With the invention of stackable containers in the 1980s, railroads could carry twice as many containers as before, said John Youngbeck, executive director of the Georgia Freight Bureau. Freight prices dropped because one train could deliver 100 containers as opposed to 100 trucks each carrying a load cross-country, railroad lobbyists say. The low freight prices helped transform the industry from a hauler of commodities in boxcars to a hauler of consumer goods like washers and dryers, television sets and clothing, Youngbeck said.
The system cuts fuel costs, labor costs, interstate truck traffic and pollution, proponents say. When the train arrives at the intermodal yard, cranes place the container on trucks for the final leg of the journey to the store. "While it does, unfortunately, impose a burden on the local community, it is good for the nation," said Paul Nowicki, a lobbyist for Burlington Northern Santa Fe Railroad.
Minnesota city sues
Tell it to the judge, say residents of Shoreview, Minn., population 26,000.
The city has sued a trucking company that began to stack steel containers on a five-acre strip beside the railroad tracks in a residential neighborhood. An intermodal facility in the city was too full to store them.
"They're ugly. They're repulsive," said Shoreview resident Dody LeGault. "We're in a heavily wooded area. I can see them when I'm out on the street." Cobra Trucking appeared one July morning and moved the containers in, residents say. Now tractor-trailers come at all hours of the night to pick up the empty containers and take them to manufacturers, who will fill them with goods headed for Canadian Pacific Railway's intermodal yard and other destinations.
Residents say they can't sleep or enjoy their back yards.
"You work all your life to retire, and then you retire to this," LeGault's neighbor, Jan Bunde said.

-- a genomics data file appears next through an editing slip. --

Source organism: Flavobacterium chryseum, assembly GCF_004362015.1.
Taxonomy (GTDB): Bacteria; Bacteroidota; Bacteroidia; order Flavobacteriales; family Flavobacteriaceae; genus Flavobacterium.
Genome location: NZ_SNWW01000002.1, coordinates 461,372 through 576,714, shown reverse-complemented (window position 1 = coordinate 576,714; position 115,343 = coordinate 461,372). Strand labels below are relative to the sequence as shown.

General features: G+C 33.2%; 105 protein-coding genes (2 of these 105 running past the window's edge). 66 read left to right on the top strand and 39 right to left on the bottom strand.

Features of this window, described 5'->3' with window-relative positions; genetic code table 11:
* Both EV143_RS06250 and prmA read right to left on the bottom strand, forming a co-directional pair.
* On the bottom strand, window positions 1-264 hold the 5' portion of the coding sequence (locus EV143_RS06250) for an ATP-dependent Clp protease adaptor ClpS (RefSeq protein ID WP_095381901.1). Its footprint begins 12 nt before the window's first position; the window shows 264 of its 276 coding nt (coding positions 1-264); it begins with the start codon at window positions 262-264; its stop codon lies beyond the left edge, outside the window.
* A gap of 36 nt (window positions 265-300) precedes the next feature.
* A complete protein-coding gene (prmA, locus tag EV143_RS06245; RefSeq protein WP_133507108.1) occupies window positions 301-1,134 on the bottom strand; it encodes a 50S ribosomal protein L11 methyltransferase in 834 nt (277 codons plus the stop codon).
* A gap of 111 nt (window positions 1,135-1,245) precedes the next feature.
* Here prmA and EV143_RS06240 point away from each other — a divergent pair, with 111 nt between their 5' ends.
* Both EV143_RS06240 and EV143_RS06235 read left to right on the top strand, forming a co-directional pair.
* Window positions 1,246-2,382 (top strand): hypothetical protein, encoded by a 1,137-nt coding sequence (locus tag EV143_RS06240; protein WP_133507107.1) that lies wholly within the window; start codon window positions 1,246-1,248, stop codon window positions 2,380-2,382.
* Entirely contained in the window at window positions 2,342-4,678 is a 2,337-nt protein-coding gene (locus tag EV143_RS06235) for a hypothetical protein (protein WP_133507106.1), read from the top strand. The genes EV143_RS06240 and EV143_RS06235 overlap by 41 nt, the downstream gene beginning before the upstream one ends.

Canadian Pacific Railway joined the suit and moved it to federal court, where it argued that its facilities are exempt from local zoning laws. The case is still in court.
In the meantime, the neighborhood has started a letter-writing campaign to Congress. And LeGault, whose daughter lives in Atlanta, drove to Austell last September to look at construction there. "The thing in Austell is humongous," she said. Knowing that other cities face the same problem has only made her neighborhood more resolved to change the law, she said.
Back in Cobb County, residents are weary from a long battle.
The latest defeat came last fall when a local jury decided Norfolk Southern's rail yard was part of the "ordinary and necessary" operation of the railroad.
Under Georgia law, that means the facility can't be a nuisance, even though the jury agreed the facility would clog traffic and greatly change the residential feel of south Cobb and eastern Douglas counties.
Cobb County had hoped it would go the other way, pointing to a 1974 decision in which the Supreme Court of Georgia ruled against the railroad and in favor of residents who complained about the rumbling of rail cars that weighed sugar behind their homes. But that decision was long ago, before federal deregulation of the railroads.
Now Claudia Mullinax dreads the arrival of what she calls "the monster."
Like her neighbors on her dead-end street, she's worried her property value will plummet and she'll have to leave the three-bedroom ranch she's called home for 40 years because of the noise.
She is somewhat resigned though, and believes her salvation will come if the whole area turns into an industrial zone. Perhaps a warehousing concern will make it worth her while to move. But she won't sell cheap, she said.
"This is what I've worked for. I don't want nobody pushing me out."
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January 16, 2001
© 2001 Brotherhood of Locomotive Engineers